your internet resource on facebook on twitter on Google+ on soundcloud
phone: 202 630 8439
Health Coverage for American Indians and Alaska Natives
Advertise on Indianz.Com
Home > News > Headlines
Print   Subscribe
Indian Country mounts another fight after Donald Trump approves another pipeline

Filed Under: First Nations in Canada | Environment | Law | National | Politics
More on: consultation, dakota access pipeline, dallas goldtooth, donald trump, ien, jane kleeb, keystone xl pipeline, larry wright, nebraska, ponca, sacred sites, south dakota, state, treaties, water

Thousands of tribal citizens and their allies marched through the streets of Washington, D.C., as part of Native Nations Rise on March 10, 2017. Photo by Indianz.Com / Available for use under a Creative Commons Attribution-NonCommercial-ShareAlike 4.0 International License

Indian Country is preparing for another round of resistance after the Trump administration approved the Keystone XL Pipeline without consulting tribes.

Tribes and grassroots activists thought the controversial crude oil pipeline was dead when former president Barack Obama rejected a necessary permit back in November 2015. The 1,200-mile route, which runs through treaty territory, crosses sacred and historic sites and impacts tribal water resources, was considered a detriment to the environment.

But everything changed once President Donald Trump came into power. Four days after taking office, he invited the Canadian firm behind the project to resubmit its application for the permit.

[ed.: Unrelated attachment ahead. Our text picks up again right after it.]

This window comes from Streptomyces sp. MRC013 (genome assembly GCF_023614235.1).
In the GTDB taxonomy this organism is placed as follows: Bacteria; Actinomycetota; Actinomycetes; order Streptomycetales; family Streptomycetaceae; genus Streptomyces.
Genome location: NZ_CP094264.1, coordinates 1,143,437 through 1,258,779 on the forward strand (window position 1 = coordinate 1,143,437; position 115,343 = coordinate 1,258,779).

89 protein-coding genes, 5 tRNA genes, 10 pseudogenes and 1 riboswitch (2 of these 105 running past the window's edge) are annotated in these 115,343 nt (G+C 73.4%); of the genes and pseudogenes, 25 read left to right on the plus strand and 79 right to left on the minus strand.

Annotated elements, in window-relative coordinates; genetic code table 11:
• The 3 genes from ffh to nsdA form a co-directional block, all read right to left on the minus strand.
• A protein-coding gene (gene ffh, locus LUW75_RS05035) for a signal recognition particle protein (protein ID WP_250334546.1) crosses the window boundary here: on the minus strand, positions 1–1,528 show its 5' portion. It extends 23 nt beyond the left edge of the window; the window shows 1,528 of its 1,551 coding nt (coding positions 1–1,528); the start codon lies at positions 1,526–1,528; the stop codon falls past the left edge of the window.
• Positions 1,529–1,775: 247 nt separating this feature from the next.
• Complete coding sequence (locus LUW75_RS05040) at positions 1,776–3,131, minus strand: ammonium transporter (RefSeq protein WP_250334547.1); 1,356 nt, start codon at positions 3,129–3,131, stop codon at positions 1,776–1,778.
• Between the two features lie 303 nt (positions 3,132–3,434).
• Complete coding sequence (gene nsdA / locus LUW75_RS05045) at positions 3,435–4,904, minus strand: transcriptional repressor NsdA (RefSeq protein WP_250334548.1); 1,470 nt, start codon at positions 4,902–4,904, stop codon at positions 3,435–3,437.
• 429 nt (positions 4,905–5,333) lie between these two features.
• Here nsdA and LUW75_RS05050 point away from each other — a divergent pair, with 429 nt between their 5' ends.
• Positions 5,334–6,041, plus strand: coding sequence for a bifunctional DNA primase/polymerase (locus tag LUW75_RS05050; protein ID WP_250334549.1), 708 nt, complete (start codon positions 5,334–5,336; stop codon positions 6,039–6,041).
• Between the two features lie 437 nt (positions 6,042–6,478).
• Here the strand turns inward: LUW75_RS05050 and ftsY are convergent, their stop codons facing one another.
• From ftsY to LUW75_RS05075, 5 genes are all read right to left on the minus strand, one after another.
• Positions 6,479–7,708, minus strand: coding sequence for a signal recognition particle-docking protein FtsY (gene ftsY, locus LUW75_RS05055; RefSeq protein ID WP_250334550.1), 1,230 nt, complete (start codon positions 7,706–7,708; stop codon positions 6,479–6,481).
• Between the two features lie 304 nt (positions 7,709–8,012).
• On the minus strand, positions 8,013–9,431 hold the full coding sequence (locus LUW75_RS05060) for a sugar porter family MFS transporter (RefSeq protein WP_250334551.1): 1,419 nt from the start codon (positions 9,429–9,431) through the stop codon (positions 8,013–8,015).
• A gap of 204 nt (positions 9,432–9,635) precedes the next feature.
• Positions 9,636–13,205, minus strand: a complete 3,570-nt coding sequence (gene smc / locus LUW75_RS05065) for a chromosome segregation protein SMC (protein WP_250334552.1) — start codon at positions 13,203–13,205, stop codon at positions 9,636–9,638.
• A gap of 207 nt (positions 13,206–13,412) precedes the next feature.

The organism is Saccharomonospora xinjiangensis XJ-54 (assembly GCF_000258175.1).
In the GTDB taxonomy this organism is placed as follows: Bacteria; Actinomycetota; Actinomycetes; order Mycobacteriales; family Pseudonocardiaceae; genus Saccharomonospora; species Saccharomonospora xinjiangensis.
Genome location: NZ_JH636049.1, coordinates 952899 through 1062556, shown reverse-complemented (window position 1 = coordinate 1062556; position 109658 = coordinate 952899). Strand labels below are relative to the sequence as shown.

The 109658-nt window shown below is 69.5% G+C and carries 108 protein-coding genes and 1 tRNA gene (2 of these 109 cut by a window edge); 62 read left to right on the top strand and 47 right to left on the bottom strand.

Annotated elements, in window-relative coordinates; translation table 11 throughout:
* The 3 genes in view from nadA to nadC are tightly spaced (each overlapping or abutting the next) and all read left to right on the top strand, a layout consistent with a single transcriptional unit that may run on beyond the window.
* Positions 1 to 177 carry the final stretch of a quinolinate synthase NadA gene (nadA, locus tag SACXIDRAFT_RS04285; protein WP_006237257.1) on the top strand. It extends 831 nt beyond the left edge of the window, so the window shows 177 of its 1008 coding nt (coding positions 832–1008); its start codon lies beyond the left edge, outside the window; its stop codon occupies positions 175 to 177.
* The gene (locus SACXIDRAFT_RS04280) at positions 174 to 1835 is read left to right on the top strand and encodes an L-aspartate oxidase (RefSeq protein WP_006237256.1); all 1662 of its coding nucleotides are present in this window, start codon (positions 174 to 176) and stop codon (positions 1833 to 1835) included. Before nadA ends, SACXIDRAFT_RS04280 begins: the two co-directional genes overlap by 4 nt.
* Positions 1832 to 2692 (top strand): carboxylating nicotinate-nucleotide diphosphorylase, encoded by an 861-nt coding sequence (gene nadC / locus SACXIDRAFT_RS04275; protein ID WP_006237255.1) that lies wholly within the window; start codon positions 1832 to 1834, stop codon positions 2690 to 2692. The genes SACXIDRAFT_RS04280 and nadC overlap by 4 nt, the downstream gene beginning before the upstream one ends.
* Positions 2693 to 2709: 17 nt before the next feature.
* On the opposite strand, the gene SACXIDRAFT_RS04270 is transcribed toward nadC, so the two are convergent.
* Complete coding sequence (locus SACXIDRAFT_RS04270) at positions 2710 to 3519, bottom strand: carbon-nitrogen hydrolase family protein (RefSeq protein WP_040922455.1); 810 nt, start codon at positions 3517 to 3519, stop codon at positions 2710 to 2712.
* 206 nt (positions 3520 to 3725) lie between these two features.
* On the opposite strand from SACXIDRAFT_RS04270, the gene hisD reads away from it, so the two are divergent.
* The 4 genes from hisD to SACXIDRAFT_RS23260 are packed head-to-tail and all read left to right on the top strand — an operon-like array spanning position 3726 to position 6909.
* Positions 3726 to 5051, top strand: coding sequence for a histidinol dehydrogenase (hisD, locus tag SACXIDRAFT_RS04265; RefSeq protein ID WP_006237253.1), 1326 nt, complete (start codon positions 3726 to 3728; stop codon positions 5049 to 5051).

Just two months later, the State Department announced the approval of the presidential permit. Although the record of decision insists tribes were consulted, it acknowledged those efforts occurred during the Obama era.

The Trump administration in fact did not engage in new government-to-government talks with Indian nations even though his own nominees -- most notably his pick for the Supreme Court -- have repeatedly said tribes haven't been treated honorably by the United States.

"This is not something new for the tribal nations," Chairman Larry Wright Jr. of the Ponca Tribe said on a conference call on Friday.

"We've lost land -- it's been taken away," Wright continued. "We signed treaties -- those treaties have been broken."

"Here we are again," Wright said.

Dallas Goldtooth of the Indigenous Environmental Network speaks at Native Nations Rise in Washington, D.C., on March 10, 2017. Photo by Indianz.Com / Available for use under a Creative Commons Attribution-NonCommercial-ShareAlike 4.0 International License

The Poncas are among the dozens of Indian nations affected by Keystone, which runs through three states. In Nebraska, the 275.2-mile preferred route crosses the Ponca Trail of Tears, which marks the path the tribe was forced to take by the federal government in the late 1800s. An alternative path follows the trail even more closely.

"Our history with Native Americans is not the prettiest history," Trump's high court nominee Neil Gorsuch observed earlier this week.

But with the unprecedented battle against the Dakota Access Pipeline still fresh in Indian Country's minds, activists are hoping to change the course of history. From asserting a physical presence like the one seen at the now-dismantled #NoDAPL encampment in North Dakota to holding marches in the nation's capital to knocking on people's doors, they are quickly mobilizing against the new threat.